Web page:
How the New Tax Bill Affects Your Estate and Trust
February 19, 2018 by Arthur Orzame
The Tax Cuts and Jobs Act recently signed into law impacts every American at some level, even those who don’t make enough to pay taxes. For those with estate plans and trusts, it is especially important you understand the changes in the tax law that could impact you and schedule a review with your tax accountant.
Exemptions were doubled
The biggest change to be aware of is that as of January 1, 2018, the estate, gift and generation skipping transfer (GST) tax exemptions for single filers increased from $5 million to $10 million indexed for inflation, or approximately $11.2 million. For joint filers the inflation-indexed exemption is anticipated to be about $22.4 million.
But before you start reallocating your estate, keep in mind that unlike some parts of the new law, this change is temporary and expires on December 31, 2025. The next day the increased exemptions revert to the 2017 amounts, again indexed for inflation, unless Congressional action is taken before that time to extend them.
For Americans with assets under the exemption amounts, there are several things you will want to discuss with your tax advisor including whether or not you still need a trust(s) to protect your estate. If your assets are under the applicable exemption amount you may no longer need a trust to enable you or your spouse to keep your assets outright and without threat of hefty estate taxes. Keep in mind as well that certain types of trusts may force creation of a trust when you or a spouse dies, so it may be in your best interest to examine your estate plan trusts and determine what, if anything, should be changed.
Another angle to consider during this exemption window of opportunity is how you can distribute some of your wealth now and avoid future taxes on transfers. One way is to create a dynasty trust, an irrevocable trust that can grow, free of estate, gift and GST taxes for grandchildren or later generations, depending on your state. By transferring an amount within the allowed exemption, you avoid gift taxes on the transaction, and effectively remove those assets from your taxable estate.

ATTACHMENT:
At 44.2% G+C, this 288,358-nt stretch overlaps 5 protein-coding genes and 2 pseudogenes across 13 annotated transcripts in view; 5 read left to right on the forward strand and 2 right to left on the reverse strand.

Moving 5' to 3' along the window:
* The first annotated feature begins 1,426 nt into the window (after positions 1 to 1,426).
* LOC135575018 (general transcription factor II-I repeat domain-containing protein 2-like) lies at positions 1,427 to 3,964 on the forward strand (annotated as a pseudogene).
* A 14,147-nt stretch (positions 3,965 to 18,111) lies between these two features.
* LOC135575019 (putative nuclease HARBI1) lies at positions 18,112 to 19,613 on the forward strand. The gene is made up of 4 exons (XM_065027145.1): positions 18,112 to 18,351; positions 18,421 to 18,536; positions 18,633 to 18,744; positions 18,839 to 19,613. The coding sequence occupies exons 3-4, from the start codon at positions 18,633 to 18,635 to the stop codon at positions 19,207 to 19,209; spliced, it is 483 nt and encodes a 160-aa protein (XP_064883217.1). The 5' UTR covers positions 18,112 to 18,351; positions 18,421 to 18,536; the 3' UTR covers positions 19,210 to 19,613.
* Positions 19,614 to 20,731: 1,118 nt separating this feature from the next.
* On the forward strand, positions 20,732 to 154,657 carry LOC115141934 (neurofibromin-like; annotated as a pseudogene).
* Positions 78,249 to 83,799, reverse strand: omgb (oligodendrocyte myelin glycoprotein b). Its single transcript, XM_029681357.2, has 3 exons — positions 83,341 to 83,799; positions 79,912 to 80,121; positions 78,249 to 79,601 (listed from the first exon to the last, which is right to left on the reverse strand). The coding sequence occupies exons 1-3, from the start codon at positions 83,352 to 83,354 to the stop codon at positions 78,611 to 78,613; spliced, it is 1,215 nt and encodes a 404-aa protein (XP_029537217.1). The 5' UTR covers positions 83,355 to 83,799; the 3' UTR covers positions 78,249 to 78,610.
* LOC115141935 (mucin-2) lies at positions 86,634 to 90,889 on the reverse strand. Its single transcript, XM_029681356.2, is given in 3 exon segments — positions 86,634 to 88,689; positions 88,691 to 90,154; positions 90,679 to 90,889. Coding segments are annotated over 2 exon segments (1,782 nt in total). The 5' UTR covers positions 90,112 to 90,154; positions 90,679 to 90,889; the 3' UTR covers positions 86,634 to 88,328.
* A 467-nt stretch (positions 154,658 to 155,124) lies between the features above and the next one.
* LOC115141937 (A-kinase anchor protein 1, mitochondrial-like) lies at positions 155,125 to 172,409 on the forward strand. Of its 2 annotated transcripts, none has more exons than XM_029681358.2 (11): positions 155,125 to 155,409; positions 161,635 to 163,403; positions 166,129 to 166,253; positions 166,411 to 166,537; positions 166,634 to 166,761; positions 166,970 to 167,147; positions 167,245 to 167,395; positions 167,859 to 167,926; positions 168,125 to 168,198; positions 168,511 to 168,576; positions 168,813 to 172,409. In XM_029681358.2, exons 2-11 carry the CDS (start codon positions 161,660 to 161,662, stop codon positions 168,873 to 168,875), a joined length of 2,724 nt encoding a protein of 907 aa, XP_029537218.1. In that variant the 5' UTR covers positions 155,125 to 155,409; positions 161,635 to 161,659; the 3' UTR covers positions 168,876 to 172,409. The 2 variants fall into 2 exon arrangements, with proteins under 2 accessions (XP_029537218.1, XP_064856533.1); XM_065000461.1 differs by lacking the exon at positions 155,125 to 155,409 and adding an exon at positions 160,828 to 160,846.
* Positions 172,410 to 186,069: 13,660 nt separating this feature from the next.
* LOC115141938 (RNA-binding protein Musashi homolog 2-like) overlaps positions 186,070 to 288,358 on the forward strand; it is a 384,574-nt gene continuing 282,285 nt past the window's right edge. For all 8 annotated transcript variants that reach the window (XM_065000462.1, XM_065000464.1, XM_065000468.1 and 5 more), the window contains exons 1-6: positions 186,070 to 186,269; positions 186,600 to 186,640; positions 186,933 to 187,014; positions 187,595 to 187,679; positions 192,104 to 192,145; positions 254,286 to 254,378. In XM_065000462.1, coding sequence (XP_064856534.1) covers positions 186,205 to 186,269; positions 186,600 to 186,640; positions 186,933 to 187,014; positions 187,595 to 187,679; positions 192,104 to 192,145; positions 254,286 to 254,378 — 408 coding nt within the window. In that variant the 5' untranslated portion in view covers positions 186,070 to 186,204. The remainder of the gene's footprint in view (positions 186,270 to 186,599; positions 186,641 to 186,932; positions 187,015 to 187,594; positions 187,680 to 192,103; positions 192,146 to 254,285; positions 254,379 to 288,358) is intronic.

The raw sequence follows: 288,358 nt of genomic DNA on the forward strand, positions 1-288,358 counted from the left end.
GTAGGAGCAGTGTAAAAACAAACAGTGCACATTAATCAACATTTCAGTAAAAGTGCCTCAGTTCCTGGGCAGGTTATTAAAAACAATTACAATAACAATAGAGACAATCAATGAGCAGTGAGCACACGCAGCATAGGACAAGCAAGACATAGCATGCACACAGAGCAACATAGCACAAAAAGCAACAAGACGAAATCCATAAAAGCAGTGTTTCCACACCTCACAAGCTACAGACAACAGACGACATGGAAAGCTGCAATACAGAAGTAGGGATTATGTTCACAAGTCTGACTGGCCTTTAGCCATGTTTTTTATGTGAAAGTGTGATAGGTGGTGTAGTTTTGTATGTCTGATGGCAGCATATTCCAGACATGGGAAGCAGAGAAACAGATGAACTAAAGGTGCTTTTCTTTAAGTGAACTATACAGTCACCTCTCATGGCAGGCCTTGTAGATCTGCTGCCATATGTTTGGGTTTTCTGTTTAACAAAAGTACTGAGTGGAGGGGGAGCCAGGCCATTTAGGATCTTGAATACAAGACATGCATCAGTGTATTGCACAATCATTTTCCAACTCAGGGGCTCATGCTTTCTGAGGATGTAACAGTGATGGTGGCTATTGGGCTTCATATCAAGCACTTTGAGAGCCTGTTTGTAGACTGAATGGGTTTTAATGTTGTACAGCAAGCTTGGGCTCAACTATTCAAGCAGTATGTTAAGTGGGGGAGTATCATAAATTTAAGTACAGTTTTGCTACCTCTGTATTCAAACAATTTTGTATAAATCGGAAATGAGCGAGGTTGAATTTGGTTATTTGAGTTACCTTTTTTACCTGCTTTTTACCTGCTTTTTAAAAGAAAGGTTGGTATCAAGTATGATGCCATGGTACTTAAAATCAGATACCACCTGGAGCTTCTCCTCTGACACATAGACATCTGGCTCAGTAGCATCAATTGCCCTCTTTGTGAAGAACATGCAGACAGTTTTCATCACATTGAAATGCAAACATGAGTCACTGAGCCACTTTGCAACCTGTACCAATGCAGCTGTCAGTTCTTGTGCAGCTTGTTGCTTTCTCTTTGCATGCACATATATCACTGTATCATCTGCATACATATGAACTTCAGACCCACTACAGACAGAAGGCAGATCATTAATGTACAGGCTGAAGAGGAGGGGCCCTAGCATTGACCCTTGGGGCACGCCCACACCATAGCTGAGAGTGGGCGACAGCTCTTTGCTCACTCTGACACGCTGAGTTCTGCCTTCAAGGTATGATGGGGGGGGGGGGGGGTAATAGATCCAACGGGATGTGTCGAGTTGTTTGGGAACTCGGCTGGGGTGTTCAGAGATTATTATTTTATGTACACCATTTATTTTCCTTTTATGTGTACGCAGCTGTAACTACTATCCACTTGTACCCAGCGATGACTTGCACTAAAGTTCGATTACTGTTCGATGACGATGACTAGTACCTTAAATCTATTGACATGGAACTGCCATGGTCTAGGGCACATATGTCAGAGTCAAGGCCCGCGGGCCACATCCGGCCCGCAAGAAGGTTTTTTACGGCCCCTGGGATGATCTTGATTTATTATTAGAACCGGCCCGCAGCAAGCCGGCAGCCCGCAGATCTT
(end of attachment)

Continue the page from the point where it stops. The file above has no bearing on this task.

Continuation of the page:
Similarly, lifetime gifts offer another opportunity to take advantage of the increased exemption, although these are not eligible for a stepped-up basis, so a recipient who sells a gifted asset will be taxed on gains realized.
Given that most people will likely not be itemizing due to the higher standard deductions, charitable giving may well drop off, at least for those who give solely for the tax benefits. But if you intend to continue giving, you need to know that the new law temporarily raises the adjusted gross income limit for cash charitable deductions to public charities by 10 percent — from 50 to 60 percent through 2025. Before you write any donations checks, speak with your tax accountant about ways to maximize your giving and still get a deduction.
529 College Savings Plans are another area of change and one that deserves a new look if you have one or have a need for one. Formerly only to be used for college costs, the new tax law allows 529 funds to be used much sooner for K-12 education at private schools. Because these are state-managed plans, it is essential that you discuss your current or future 529 Plan with a tax advisor who is informed on the status of them in your state.
Anyone hoping to use the “kiddie” tax to shelter assets by transferring them to their children should be aware that it may no longer be prudent. Under the new tax law, the child’s unearned income is taxed at the trusts and estates bracket level — which after $12,500 in taxable income is reached, becomes the highest marginal tax rate at 37 percent for 2018.
No matter your income or tax status, you can bet the Tax Cuts and Jobs Act will probably impact you and your estate directly or indirectly. When questions or concerns arise, contact Gordon Advisors for up-to-date information and advice.